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Wednesday, March 17, 2010

Iraq ruling coalition alleges fraud in parliamentary election
Carrie Schimizzi at 12:18 PM ET

[JURIST] The State of Law Coalition led by Iraqi Prime Minister Nouri al-Maliki [official website, in Arabic] on Wednesday asked the Independent High Electoral Commission (IHEC) [official website] to recount ballots cast in the March 7 parliamentary election [JURIST news archive], alleging fraud. State of Law spokesperson Ali Al Adib claimed that the ballots were manipulated [AP report] by the manager of an electronic counting center who is allegedly linked to the rival Iraqiya bloc, led by former prime minister Iyad Allawi. The allegations of fraud come after Iraqiya showed a slight lead [Al Jazeera report] in a partial vote count released earlier this week. Allawi's coalition leads the race with seven out of 18 provinces, but the Iraqiya bloc is close behind, leading in five provinces. The IHEC said that there was no evidence [AP report] to back up the allegations. The election determines the 325 members of the Iraqi Council of Representatives [official website, in Arabic] who will then elect the prime minister and president.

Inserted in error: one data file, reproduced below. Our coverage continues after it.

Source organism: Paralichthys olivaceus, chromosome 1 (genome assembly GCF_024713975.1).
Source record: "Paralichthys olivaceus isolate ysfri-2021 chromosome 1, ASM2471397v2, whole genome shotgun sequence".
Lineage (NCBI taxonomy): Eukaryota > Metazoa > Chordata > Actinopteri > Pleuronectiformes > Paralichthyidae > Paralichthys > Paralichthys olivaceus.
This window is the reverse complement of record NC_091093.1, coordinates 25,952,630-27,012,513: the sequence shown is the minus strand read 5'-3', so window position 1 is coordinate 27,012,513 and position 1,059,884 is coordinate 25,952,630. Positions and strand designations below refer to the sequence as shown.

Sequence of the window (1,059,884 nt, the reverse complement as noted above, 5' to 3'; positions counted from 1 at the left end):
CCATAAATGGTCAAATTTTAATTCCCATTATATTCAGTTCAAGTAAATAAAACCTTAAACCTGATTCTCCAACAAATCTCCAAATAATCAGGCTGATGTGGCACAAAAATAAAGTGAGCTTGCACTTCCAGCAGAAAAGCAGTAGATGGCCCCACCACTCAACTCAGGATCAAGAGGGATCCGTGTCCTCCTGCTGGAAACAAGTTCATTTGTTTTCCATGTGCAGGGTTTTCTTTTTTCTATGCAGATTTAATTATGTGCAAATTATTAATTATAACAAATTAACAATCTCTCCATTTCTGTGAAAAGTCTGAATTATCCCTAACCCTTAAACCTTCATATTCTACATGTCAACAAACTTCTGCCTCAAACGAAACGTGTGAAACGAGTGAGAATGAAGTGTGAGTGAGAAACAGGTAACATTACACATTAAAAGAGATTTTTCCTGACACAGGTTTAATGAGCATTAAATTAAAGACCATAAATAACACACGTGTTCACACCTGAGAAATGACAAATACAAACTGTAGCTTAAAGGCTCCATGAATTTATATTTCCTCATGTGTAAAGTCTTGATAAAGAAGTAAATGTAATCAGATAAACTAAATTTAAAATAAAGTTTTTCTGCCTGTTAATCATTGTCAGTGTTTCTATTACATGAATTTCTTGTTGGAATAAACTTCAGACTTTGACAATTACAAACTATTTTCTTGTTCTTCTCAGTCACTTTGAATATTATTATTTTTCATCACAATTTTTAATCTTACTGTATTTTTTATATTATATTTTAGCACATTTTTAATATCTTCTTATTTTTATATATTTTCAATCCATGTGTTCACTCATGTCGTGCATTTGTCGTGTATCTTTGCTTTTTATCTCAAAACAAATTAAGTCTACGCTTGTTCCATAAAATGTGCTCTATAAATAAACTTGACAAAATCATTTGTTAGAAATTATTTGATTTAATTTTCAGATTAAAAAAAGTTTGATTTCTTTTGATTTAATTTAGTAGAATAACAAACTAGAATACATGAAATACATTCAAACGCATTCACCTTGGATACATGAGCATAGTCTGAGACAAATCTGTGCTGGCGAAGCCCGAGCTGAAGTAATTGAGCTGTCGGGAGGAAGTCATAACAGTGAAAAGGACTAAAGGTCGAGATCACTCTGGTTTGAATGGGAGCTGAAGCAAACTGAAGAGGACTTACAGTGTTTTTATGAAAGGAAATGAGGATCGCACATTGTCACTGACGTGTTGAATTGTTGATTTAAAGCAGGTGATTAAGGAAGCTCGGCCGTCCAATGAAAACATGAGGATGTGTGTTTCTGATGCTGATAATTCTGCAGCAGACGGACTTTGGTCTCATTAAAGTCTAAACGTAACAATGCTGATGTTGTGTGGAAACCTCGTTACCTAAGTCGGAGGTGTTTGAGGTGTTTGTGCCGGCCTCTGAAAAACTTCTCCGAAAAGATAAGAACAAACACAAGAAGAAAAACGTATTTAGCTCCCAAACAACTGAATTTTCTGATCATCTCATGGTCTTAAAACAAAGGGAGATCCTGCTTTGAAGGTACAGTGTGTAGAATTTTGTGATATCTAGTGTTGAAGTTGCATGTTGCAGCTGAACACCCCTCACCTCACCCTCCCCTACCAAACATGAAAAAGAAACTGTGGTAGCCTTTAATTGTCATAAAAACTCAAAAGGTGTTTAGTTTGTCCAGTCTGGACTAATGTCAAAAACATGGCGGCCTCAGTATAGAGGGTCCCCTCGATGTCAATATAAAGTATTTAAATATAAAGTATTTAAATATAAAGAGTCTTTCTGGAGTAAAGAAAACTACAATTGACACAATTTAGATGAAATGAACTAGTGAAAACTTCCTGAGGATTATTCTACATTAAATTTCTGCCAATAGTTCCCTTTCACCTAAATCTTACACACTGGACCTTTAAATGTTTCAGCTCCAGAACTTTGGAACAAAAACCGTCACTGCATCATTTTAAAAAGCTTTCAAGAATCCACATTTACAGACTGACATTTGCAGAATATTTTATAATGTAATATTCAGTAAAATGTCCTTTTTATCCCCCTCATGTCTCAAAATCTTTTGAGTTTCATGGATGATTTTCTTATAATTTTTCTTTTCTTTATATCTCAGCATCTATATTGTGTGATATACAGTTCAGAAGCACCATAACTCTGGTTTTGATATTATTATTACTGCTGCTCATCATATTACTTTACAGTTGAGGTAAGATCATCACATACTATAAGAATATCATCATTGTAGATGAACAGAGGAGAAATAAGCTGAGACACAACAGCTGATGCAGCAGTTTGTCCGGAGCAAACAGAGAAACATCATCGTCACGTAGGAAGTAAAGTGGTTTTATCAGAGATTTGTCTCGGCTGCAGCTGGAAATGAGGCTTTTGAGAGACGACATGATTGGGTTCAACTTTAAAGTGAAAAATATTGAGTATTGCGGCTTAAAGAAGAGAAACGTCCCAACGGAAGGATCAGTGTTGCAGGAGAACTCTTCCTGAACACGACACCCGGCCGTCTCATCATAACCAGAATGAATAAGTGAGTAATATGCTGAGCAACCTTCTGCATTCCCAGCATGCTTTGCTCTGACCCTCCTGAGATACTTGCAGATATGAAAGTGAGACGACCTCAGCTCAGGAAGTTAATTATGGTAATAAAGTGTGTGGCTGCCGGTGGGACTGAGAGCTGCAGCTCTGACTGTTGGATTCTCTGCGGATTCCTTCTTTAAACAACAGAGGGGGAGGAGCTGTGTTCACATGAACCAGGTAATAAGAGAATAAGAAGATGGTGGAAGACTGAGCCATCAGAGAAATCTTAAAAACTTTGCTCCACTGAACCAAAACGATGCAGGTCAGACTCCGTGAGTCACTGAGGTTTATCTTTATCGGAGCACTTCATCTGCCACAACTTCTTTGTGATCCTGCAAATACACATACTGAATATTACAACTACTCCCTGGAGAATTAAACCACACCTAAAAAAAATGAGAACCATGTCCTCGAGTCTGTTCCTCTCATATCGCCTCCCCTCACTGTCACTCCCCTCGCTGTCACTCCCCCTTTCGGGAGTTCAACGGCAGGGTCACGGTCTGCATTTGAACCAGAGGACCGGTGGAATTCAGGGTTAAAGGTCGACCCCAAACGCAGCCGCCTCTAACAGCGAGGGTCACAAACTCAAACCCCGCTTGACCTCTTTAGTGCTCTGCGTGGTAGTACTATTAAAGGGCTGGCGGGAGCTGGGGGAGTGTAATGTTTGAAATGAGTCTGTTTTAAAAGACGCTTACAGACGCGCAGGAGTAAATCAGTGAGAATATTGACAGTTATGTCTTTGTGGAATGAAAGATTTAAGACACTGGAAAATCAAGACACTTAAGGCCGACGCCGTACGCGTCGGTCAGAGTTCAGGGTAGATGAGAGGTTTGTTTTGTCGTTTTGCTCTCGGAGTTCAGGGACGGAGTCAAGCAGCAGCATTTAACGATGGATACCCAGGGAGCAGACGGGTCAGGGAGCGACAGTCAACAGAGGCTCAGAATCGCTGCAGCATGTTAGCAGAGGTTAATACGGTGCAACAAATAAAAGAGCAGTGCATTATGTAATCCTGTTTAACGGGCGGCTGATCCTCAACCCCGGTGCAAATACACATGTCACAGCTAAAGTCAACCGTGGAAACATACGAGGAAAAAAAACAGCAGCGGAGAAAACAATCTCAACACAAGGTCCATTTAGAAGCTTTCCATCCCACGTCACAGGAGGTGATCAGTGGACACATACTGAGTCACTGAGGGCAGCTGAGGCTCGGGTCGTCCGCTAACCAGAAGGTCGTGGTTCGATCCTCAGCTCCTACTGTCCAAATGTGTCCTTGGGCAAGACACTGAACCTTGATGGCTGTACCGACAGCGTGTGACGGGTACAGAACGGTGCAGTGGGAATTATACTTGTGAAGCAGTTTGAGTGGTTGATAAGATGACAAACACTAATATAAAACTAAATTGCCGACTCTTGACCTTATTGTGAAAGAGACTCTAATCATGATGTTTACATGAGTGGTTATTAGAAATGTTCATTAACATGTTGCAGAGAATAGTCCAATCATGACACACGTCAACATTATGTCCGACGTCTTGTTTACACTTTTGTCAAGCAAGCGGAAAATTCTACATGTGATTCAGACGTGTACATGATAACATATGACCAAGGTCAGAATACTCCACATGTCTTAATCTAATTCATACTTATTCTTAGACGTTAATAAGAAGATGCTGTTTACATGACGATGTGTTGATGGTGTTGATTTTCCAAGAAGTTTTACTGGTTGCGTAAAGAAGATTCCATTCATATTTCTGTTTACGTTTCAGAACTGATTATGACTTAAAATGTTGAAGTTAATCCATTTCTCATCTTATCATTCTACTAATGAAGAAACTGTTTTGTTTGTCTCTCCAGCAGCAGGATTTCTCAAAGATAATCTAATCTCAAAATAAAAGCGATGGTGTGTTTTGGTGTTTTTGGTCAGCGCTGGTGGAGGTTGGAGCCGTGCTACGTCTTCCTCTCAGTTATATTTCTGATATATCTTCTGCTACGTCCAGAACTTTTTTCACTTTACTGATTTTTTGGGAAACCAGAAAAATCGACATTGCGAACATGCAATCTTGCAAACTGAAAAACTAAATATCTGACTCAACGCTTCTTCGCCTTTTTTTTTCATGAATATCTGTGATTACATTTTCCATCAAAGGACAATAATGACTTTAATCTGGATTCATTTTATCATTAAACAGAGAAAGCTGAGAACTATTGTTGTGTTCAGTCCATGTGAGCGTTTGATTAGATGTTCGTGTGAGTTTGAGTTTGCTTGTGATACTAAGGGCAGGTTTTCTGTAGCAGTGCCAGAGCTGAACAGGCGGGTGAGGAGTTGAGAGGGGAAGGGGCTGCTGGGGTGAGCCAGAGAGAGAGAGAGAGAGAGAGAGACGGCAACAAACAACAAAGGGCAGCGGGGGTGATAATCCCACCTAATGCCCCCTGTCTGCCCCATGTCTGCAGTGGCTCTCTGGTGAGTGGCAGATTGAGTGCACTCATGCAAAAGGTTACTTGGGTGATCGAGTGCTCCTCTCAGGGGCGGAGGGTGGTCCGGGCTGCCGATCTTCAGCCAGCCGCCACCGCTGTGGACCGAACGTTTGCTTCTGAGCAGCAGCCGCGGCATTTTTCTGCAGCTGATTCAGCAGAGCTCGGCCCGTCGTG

The fraud allegations are the latest in a series of problems plaguing the parliamentary elections. Last month, an Iraqi appeals panel ruled [JURIST report] that 28 previously banned candidates could stand for election. The Responsibility and Justice Committee had initially ruled that some 500 banned candidates could stand for election despite allegations of ties to Saddam Hussein's Baath Party [BBC backgrounder]. The decision was characterized by the Iraqi government as illegal, and was reversed [JURIST reports] when the panel acknowledged that it did not have to rule on all 500 candidates at once. Last year, the Iraqi parliament approved [JURIST report] an amended version of a controversial election law after numerous delays. The new version of the law increased the number of seats in parliament from 275 to 325, with 310 of those seats allotted to Iraq's 18 provinces and the remainder reserved for Iraqis living outside the country.






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